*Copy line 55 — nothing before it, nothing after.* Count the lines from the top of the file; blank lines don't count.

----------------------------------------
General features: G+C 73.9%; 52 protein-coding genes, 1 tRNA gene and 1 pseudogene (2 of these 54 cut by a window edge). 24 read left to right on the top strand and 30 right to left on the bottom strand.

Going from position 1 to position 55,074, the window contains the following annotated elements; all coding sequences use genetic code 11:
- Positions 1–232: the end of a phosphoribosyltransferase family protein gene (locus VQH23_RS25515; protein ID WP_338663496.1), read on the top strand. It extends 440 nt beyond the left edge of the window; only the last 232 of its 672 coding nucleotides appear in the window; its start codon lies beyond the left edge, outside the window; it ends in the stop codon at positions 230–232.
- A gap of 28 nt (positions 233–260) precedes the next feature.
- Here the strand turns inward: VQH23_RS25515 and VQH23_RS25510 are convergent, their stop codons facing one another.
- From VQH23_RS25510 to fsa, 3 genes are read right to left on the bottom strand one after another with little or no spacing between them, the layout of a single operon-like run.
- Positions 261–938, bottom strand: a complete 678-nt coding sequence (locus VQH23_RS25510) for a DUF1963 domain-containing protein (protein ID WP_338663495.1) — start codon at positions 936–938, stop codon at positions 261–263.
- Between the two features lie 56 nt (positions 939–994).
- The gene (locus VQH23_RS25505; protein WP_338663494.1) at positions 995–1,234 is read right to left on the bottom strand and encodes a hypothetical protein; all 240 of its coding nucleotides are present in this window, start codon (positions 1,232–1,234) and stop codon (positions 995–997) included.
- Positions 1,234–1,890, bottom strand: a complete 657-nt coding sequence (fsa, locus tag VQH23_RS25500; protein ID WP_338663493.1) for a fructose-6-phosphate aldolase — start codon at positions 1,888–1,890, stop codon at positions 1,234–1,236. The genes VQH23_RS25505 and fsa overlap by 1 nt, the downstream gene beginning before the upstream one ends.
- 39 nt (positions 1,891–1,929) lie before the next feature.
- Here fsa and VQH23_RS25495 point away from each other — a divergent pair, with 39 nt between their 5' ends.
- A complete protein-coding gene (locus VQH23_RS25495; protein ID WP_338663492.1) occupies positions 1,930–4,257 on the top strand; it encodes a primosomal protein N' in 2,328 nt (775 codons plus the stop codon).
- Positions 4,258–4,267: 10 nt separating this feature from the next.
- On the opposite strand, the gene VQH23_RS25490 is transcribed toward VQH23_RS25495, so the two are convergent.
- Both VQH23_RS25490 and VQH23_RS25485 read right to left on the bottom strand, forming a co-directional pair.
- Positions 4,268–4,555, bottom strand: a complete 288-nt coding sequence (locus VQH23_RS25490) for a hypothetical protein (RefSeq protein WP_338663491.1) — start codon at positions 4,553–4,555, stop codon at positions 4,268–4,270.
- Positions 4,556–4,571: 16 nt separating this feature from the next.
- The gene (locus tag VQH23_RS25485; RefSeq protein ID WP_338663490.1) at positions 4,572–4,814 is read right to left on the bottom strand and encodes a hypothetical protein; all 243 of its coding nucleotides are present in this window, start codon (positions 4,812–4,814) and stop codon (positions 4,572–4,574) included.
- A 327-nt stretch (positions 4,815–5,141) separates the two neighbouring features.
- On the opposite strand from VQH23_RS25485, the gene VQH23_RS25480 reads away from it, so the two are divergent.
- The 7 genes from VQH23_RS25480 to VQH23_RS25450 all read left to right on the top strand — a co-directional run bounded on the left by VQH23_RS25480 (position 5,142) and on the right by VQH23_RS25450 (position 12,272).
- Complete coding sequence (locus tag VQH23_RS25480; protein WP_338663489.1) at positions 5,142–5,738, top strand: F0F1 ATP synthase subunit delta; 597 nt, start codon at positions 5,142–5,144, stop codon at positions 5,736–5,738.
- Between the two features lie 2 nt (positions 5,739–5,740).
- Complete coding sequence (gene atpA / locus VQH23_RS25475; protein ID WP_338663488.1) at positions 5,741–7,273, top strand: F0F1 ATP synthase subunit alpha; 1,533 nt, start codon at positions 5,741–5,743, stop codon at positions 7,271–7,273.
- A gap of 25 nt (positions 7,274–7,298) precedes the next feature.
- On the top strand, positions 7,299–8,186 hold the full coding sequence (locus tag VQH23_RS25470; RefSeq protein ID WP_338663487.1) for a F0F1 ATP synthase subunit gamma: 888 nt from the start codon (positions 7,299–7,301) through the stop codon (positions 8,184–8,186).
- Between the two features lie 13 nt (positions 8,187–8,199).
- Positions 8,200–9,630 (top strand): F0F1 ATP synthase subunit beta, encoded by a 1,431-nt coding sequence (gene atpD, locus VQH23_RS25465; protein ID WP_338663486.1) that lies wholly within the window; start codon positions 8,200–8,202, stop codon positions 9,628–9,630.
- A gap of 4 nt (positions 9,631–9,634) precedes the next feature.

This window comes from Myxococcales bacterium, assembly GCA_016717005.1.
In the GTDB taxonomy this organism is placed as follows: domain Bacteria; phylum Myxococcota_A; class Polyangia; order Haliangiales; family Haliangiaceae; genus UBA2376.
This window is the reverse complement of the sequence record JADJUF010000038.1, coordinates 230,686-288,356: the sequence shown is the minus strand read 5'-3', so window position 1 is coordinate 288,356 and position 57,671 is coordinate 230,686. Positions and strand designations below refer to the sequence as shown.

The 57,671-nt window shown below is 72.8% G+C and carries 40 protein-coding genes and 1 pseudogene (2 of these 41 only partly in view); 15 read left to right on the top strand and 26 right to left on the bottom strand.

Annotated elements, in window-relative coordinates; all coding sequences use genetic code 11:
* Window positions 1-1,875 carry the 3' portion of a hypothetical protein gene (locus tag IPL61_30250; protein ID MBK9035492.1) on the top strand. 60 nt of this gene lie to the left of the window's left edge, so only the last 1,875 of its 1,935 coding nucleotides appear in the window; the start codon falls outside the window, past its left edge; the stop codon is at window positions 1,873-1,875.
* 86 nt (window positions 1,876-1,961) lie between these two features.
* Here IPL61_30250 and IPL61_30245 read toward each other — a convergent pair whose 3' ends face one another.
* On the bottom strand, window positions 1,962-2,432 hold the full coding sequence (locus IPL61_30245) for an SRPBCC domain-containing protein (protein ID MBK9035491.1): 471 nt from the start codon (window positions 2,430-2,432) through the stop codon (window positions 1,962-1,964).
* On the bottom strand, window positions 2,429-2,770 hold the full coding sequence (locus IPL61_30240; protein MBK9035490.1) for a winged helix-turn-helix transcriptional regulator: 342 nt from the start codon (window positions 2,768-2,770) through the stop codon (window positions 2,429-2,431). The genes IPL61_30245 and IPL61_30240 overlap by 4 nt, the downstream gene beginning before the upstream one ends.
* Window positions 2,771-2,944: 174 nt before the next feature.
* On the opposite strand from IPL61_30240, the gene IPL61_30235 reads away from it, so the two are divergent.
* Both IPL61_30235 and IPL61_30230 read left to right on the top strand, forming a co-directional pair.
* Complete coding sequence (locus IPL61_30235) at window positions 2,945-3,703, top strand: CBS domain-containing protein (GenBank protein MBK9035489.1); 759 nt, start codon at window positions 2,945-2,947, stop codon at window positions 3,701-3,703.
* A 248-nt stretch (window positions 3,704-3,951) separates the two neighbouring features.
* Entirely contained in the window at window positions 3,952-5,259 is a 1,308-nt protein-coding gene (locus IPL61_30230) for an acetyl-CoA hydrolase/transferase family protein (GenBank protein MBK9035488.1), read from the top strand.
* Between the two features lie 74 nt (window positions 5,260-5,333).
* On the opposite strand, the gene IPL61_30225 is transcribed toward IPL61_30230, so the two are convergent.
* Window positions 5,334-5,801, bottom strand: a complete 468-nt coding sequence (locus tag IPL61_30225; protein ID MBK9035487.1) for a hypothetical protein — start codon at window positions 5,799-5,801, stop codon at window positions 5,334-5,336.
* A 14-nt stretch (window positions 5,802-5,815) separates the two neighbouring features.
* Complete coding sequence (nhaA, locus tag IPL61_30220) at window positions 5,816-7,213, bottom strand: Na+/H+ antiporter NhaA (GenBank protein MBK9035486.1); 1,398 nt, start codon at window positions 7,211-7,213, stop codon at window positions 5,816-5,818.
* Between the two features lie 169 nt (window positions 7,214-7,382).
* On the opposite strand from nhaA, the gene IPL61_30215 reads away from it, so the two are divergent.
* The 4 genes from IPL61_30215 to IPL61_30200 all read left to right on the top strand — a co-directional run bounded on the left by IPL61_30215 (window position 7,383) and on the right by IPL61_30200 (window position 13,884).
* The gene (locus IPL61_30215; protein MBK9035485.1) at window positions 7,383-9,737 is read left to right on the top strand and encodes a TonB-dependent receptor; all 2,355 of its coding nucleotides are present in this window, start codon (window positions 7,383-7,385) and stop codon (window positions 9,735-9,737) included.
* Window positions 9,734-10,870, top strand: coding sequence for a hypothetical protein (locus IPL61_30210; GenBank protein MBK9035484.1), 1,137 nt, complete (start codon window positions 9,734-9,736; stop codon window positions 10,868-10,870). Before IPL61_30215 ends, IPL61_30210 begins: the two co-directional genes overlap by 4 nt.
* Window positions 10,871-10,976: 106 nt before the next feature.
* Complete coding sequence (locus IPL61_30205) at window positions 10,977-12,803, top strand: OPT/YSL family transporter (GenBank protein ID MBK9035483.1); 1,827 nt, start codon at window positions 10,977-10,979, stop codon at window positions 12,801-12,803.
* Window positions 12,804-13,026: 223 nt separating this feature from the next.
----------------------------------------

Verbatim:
* The gene (locus IPL61_30215; protein MBK9035485.1) at window positions 7,383-9,737 is read left to right on the top strand and encodes a TonB-dependent receptor; all 2,355 of its coding nucleotides are present in this window, start codon (window positions 7,383-7,385) and stop codon (window positions 9,735-9,737) included.